Abstract Classes Versus Interfaces

By Anthony Jackson. Filed in Software Development, Software Development Job Search  |  
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Had a very interesting question on a recent interview: “What’s the difference between an abstract class and an interface? Why would you choose to use one over another?”

How exactly do you answer this question off the top of your head in an interview format and truly do the subject justice? I simply had to hope that the interviewer was more interested in thought processes and an abstract discussion than concrete information.

After having time to fully digest the question and put my thoughts together, here is my attempt at an intelligent answer, which may not be much better than my interview answer.

My biggest problem with this question is that it pre-supposes that the two are interchangeable. While an argument can be made that it is possible to use them interchangeably, it ignores their strengths, weaknesses and design purposes.

Abstract Class:
Full or Partial implementation
Inheriting classes may only inherit from one class
Updates passed along to inheriting classes
Great for classes that are similar (Dog and Cat both inherit from Animal)

Only define input/output contract, no implementation
Classes may implement multiple interfaces
Once defined, should never change
Great for functionality used in many dis-similar classes

This still doesn’t quite answer the question, another good way to look at it is Nouns versus Verbs. Abstract Classes represent a Noun, such as in the example given above of Dog and Cat inheriting from Animal, while interfaces represent a Verb. If I were representing my dog Heidi as a class, she would inherit from Dog, but would need to implement the interfaces IJumpOnEveryone and IChewOnYourHand.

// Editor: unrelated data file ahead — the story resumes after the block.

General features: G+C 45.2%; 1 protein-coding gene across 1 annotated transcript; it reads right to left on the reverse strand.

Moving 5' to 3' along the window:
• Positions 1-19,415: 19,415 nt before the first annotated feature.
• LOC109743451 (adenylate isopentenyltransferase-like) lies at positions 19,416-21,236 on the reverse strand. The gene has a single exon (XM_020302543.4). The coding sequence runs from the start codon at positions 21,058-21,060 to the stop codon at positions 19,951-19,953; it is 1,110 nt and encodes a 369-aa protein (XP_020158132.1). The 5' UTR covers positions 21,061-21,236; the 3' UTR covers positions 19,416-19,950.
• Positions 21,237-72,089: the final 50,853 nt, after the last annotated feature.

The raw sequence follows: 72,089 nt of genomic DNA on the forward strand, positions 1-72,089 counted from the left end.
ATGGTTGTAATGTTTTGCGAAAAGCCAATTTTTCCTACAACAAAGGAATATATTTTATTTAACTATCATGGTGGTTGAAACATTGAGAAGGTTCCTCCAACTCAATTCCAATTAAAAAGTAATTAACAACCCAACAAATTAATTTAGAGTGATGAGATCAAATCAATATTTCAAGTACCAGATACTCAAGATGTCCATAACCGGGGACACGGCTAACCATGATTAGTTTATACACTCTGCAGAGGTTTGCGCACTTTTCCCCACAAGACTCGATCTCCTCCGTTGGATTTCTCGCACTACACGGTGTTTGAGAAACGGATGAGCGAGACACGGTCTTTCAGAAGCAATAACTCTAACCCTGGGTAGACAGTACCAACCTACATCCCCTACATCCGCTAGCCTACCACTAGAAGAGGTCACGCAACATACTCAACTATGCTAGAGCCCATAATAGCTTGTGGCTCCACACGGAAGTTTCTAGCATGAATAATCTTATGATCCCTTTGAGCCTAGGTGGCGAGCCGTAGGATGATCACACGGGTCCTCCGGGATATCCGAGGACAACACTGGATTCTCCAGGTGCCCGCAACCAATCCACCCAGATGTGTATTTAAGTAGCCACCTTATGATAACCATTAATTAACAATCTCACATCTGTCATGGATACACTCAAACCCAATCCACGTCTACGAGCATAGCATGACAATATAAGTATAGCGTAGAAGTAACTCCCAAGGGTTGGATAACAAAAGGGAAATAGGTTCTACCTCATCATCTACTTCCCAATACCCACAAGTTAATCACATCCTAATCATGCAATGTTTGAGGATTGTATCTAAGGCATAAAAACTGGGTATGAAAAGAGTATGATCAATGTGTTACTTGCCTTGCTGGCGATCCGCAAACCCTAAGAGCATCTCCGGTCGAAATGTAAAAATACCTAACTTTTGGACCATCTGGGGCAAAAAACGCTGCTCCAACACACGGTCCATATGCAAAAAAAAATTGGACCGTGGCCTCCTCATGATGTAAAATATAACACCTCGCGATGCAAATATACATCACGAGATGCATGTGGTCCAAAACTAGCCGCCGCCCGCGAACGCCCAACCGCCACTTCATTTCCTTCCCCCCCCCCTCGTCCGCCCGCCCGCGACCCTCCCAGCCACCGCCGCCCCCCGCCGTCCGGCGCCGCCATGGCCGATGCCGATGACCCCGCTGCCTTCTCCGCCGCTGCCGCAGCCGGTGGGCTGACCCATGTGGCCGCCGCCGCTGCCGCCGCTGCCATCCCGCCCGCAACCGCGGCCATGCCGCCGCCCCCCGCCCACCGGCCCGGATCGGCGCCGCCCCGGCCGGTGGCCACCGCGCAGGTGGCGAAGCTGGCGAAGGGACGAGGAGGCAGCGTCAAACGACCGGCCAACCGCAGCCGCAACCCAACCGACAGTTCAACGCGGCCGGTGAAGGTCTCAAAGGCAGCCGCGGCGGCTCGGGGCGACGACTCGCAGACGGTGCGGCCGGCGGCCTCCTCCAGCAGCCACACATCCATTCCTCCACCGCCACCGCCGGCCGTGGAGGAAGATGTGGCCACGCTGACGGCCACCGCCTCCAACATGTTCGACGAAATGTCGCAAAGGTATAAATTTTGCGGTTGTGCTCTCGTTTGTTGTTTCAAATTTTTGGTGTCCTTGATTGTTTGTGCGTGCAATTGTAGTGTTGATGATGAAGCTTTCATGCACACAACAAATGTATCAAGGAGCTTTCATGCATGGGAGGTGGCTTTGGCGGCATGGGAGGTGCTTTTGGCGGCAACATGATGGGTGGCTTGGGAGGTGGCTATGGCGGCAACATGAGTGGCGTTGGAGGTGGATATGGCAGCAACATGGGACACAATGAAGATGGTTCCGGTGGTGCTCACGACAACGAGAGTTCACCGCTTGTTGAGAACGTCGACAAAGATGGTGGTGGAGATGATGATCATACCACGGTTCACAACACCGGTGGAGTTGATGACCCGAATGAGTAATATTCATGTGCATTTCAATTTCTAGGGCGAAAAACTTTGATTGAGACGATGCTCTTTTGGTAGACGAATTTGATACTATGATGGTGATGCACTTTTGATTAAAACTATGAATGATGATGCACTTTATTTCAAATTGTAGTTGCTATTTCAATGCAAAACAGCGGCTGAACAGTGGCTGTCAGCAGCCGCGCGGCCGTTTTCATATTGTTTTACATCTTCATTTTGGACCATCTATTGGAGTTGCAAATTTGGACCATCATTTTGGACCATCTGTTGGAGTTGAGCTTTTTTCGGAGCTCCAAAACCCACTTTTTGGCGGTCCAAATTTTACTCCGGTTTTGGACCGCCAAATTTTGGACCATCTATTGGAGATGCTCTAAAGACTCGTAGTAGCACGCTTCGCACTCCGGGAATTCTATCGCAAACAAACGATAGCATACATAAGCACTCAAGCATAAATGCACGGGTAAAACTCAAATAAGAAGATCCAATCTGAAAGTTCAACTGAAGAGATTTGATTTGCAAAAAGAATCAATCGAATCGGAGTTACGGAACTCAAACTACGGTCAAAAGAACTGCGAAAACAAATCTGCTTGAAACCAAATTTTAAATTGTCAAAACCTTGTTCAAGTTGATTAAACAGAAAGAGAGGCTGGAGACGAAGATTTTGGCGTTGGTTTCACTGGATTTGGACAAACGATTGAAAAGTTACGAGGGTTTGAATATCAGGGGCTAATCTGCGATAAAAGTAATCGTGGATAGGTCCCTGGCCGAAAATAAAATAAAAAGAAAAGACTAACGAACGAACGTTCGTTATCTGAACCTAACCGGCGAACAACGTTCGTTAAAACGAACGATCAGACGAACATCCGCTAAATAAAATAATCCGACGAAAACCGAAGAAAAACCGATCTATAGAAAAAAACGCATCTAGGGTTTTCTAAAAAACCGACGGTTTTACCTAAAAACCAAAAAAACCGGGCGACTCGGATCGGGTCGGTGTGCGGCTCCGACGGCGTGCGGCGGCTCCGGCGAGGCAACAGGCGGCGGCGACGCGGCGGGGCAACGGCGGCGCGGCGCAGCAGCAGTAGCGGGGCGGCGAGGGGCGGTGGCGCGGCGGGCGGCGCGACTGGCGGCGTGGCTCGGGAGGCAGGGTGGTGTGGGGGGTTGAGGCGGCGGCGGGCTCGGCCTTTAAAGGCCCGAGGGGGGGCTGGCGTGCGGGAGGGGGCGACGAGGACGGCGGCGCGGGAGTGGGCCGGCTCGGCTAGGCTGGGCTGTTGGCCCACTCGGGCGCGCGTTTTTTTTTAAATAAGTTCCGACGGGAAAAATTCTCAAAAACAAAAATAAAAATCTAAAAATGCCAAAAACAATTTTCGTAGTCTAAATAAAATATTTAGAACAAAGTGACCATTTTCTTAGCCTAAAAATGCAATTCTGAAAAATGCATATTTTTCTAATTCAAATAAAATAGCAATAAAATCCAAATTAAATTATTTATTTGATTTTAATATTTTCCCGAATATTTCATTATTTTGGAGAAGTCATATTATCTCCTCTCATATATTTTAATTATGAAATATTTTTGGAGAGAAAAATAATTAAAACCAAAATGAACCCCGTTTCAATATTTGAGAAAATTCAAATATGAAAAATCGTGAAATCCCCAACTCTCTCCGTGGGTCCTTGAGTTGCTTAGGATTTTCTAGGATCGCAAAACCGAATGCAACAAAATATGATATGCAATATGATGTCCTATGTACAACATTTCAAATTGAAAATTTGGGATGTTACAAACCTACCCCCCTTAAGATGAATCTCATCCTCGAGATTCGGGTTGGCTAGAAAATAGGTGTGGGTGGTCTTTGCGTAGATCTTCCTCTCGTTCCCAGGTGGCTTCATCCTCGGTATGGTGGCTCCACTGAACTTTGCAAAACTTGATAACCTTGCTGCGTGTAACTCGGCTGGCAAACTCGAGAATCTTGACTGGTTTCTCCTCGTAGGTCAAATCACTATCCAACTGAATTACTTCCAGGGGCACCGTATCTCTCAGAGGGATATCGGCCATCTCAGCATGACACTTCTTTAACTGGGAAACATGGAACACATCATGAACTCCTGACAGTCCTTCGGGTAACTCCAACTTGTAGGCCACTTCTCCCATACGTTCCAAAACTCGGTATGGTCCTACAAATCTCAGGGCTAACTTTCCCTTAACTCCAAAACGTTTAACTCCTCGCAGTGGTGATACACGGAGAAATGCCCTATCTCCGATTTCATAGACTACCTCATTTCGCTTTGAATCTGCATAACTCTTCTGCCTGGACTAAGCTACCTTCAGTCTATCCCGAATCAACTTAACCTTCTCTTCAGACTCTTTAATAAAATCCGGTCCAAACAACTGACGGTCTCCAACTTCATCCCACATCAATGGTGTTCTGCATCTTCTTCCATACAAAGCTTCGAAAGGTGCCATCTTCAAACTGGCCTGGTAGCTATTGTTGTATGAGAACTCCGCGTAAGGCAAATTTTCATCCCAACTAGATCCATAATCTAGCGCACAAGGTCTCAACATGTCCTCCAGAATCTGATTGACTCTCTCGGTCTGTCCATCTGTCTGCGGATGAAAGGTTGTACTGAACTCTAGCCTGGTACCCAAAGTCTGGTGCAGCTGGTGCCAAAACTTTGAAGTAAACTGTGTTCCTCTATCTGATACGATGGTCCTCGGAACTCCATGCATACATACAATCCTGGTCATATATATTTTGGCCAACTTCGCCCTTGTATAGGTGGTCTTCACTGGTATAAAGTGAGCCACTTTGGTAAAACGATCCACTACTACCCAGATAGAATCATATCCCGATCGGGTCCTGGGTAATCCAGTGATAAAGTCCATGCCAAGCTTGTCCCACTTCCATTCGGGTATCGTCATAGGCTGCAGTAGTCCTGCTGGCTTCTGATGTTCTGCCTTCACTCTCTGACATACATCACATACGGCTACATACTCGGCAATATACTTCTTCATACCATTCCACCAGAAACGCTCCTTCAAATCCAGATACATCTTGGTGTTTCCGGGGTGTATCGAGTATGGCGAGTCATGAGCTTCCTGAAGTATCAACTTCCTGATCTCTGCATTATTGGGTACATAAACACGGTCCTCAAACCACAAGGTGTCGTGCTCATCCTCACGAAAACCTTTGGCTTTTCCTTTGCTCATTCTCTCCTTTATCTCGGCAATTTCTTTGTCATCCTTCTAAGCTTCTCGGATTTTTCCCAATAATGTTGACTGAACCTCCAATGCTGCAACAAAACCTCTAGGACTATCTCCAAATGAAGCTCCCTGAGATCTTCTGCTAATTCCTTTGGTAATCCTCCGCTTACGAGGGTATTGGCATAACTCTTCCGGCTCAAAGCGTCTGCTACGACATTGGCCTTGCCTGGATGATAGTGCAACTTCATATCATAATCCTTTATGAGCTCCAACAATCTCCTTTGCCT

But in the end, I’m not sure we’ll come to a conclusion of what’s “right” and what’s “wrong” in this. While their are the obvious cases that neatly fit into either/or, as always I hate the cases where I can make a valid argument for either way. It’s times like those where I hope that one presents a clear disadvantage over the other to help me select.

I’d love to hear others opinions on this, please comment.

About Anthony Jackson

Anthony Jackson has written 10 posts in this blog.

Anthony has been developing software professionally since 1996; working primarily with Microsoft technologies such as C#, VB.NET, ASP.NET and MS SQL Server. He has a varied background working in a number of industries, on teams of different sizes including Enterprise Application Development. He often takes on varied roles for projects as well, quickly adapting to what is needed for a given project and is involved in the full life-cycle of software development. This blog and it's articles are entirely the opinion of the author Anthony Jackson and do not reflect the opinions of his employers or clients past, present or future. He currently works for Avanade as a Senior System Analyst and loves working their, but everything written is still just his opinion and does not necessary reflect on any of his employers or clients past, present or future.

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